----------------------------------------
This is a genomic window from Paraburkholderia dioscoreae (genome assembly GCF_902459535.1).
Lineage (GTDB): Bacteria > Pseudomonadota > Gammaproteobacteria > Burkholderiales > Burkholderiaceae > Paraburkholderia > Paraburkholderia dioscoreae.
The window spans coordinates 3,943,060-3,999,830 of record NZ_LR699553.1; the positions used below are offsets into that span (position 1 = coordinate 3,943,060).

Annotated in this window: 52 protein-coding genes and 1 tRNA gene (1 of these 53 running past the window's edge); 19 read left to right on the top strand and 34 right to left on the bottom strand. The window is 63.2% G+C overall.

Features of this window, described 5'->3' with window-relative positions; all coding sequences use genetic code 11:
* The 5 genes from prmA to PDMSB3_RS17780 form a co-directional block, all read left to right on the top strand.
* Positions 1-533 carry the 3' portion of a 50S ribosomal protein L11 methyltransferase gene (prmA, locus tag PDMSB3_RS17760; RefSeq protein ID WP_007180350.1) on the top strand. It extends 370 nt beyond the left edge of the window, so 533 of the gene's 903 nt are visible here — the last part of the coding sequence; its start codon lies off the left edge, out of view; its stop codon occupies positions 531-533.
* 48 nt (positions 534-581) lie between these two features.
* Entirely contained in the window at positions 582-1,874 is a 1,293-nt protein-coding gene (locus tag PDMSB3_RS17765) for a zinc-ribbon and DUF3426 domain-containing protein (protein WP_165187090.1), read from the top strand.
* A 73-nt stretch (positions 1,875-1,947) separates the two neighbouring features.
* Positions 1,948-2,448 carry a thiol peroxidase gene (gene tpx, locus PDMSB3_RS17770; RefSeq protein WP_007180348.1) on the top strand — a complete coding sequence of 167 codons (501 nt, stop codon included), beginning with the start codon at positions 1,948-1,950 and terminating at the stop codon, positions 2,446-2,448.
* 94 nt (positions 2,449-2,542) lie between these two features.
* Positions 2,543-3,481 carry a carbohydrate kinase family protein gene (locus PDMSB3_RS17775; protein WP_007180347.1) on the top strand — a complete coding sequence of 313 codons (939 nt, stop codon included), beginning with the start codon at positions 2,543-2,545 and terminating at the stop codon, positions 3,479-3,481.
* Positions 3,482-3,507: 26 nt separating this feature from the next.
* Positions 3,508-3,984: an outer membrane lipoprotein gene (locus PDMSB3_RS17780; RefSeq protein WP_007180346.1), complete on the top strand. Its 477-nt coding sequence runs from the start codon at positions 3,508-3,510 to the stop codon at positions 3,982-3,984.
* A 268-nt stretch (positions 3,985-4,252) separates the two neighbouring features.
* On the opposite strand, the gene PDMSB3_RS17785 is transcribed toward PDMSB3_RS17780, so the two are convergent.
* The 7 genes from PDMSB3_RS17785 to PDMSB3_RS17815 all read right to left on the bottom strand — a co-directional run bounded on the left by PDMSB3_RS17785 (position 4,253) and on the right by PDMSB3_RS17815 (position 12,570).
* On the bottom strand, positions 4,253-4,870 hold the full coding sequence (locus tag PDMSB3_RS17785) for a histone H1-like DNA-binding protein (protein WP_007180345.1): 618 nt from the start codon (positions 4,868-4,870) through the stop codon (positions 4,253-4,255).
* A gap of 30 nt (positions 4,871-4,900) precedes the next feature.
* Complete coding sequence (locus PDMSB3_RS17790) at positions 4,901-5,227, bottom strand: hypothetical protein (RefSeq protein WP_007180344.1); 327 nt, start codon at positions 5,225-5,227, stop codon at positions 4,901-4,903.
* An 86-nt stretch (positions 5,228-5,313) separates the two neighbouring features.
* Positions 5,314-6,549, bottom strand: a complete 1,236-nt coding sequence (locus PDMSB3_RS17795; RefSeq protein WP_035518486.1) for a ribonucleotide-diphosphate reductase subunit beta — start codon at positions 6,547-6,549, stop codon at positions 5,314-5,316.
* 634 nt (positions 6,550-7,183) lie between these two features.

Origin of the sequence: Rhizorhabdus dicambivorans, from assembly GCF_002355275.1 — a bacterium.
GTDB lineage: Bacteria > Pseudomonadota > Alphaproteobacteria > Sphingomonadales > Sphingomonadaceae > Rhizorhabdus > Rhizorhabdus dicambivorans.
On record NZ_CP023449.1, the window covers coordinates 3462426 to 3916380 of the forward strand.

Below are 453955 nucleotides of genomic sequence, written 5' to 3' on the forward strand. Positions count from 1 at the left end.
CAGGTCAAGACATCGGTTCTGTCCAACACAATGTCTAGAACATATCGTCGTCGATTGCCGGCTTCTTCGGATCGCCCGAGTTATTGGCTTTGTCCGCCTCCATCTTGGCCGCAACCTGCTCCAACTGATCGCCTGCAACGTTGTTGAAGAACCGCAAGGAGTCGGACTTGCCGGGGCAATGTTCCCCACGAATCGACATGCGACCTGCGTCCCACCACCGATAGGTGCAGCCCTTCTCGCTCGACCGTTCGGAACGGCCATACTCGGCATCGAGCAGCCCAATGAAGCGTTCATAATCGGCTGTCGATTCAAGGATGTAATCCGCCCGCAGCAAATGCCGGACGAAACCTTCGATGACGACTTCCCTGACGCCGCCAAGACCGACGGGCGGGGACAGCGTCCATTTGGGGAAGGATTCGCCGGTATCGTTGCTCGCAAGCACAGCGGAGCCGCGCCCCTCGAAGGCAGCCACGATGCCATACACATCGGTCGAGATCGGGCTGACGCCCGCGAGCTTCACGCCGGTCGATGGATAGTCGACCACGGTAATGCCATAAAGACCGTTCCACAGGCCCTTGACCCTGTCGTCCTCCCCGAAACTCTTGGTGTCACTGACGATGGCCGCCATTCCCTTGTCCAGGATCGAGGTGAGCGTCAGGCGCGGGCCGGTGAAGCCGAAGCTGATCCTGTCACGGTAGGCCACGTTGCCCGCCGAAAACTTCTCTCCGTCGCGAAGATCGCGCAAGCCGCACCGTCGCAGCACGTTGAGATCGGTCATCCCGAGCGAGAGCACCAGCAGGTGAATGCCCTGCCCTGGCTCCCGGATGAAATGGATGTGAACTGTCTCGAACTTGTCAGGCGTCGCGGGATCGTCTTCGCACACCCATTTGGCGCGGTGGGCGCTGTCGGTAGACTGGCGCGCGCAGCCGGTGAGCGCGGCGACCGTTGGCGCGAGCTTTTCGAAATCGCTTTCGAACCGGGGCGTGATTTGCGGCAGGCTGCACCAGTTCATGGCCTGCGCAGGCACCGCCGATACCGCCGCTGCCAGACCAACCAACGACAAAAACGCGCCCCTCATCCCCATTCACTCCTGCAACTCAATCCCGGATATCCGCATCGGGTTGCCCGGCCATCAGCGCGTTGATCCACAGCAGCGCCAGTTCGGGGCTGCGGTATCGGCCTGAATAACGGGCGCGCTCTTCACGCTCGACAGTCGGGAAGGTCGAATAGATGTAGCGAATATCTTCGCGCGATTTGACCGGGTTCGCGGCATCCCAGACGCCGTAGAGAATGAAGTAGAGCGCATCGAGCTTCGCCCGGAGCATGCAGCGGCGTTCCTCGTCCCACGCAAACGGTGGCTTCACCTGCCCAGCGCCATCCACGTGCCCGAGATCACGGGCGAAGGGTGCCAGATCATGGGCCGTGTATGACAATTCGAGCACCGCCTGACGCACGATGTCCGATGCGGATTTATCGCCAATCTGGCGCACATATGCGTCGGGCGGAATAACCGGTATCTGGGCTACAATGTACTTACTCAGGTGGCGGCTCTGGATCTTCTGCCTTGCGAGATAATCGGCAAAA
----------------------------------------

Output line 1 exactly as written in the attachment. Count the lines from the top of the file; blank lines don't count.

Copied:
This is a genomic window from Paraburkholderia dioscoreae (genome assembly GCF_902459535.1).